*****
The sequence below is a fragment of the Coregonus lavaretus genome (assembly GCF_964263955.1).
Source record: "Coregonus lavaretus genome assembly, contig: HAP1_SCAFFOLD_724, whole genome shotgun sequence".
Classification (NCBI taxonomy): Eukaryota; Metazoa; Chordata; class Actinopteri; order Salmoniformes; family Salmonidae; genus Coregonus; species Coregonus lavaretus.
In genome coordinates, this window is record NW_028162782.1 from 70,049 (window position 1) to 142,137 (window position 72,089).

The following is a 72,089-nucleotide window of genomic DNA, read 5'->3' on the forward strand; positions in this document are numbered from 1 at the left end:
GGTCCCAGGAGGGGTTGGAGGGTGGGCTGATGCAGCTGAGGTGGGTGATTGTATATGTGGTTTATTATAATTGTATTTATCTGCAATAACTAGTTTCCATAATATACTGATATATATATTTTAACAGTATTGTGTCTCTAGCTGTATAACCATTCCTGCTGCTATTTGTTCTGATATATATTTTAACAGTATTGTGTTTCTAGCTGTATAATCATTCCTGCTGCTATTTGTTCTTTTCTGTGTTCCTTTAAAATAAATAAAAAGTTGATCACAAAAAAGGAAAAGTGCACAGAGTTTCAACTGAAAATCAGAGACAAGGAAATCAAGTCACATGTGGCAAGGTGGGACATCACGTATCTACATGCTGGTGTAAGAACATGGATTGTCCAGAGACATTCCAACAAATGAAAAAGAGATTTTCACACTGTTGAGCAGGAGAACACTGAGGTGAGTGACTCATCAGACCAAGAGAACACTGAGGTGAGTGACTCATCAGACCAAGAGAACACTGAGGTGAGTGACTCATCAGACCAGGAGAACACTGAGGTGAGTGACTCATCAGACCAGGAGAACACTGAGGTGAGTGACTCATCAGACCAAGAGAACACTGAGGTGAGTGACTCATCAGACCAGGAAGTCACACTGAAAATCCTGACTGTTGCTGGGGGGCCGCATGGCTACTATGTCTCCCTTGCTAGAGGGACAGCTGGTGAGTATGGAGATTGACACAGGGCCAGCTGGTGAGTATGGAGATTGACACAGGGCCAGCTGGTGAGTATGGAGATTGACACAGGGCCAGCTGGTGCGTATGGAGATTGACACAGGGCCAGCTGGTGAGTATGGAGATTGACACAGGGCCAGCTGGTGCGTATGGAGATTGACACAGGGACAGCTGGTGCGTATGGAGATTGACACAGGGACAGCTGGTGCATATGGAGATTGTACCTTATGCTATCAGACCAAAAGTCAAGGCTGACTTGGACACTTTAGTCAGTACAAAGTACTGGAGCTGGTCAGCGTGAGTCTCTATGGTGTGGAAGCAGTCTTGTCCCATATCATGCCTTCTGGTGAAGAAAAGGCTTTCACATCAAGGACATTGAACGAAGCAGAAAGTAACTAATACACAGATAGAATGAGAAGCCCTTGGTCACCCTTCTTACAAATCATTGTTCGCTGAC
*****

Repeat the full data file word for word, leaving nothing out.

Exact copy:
The sequence below is a fragment of the Coregonus lavaretus genome (assembly GCF_964263955.1).
Source record: "Coregonus lavaretus genome assembly, contig: HAP1_SCAFFOLD_724, whole genome shotgun sequence".
Classification (NCBI taxonomy): Eukaryota; Metazoa; Chordata; class Actinopteri; order Salmoniformes; family Salmonidae; genus Coregonus; species Coregonus lavaretus.
In genome coordinates, this window is record NW_028162782.1 from 70,049 (window position 1) to 142,137 (window position 72,089).

The following is a 72,089-nucleotide window of genomic DNA, read 5'->3' on the forward strand; positions in this document are numbered from 1 at the left end:
GGTCCCAGGAGGGGTTGGAGGGTGGGCTGATGCAGCTGAGGTGGGTGATTGTATATGTGGTTTATTATAATTGTATTTATCTGCAATAACTAGTTTCCATAATATACTGATATATATATTTTAACAGTATTGTGTCTCTAGCTGTATAACCATTCCTGCTGCTATTTGTTCTGATATATATTTTAACAGTATTGTGTTTCTAGCTGTATAATCATTCCTGCTGCTATTTGTTCTTTTCTGTGTTCCTTTAAAATAAATAAAAAGTTGATCACAAAAAAGGAAAAGTGCACAGAGTTTCAACTGAAAATCAGAGACAAGGAAATCAAGTCACATGTGGCAAGGTGGGACATCACGTATCTACATGCTGGTGTAAGAACATGGATTGTCCAGAGACATTCCAACAAATGAAAAAGAGATTTTCACACTGTTGAGCAGGAGAACACTGAGGTGAGTGACTCATCAGACCAAGAGAACACTGAGGTGAGTGACTCATCAGACCAAGAGAACACTGAGGTGAGTGACTCATCAGACCAGGAGAACACTGAGGTGAGTGACTCATCAGACCAGGAGAACACTGAGGTGAGTGACTCATCAGACCAAGAGAACACTGAGGTGAGTGACTCATCAGACCAGGAAGTCACACTGAAAATCCTGACTGTTGCTGGGGGGCCGCATGGCTACTATGTCTCCCTTGCTAGAGGGACAGCTGGTGAGTATGGAGATTGACACAGGGCCAGCTGGTGAGTATGGAGATTGACACAGGGCCAGCTGGTGAGTATGGAGATTGACACAGGGCCAGCTGGTGCGTATGGAGATTGACACAGGGCCAGCTGGTGAGTATGGAGATTGACACAGGGCCAGCTGGTGCGTATGGAGATTGACACAGGGACAGCTGGTGCGTATGGAGATTGACACAGGGACAGCTGGTGCATATGGAGATTGTACCTTATGCTATCAGACCAAAAGTCAAGGCTGACTTGGACACTTTAGTCAGTACAAAGTACTGGAGCTGGTCAGCGTGAGTCTCTATGGTGTGGAAGCAGTCTTGTCCCATATCATGCCTTCTGGTGAAGAAAAGGCTTTCACATCAAGGACATTGAACGAAGCAGAAAGTAACTAATACACAGATAGAATGAGAAGCCCTTGGTCACCCTTCTTACAAATCATTGTTCGCTGAC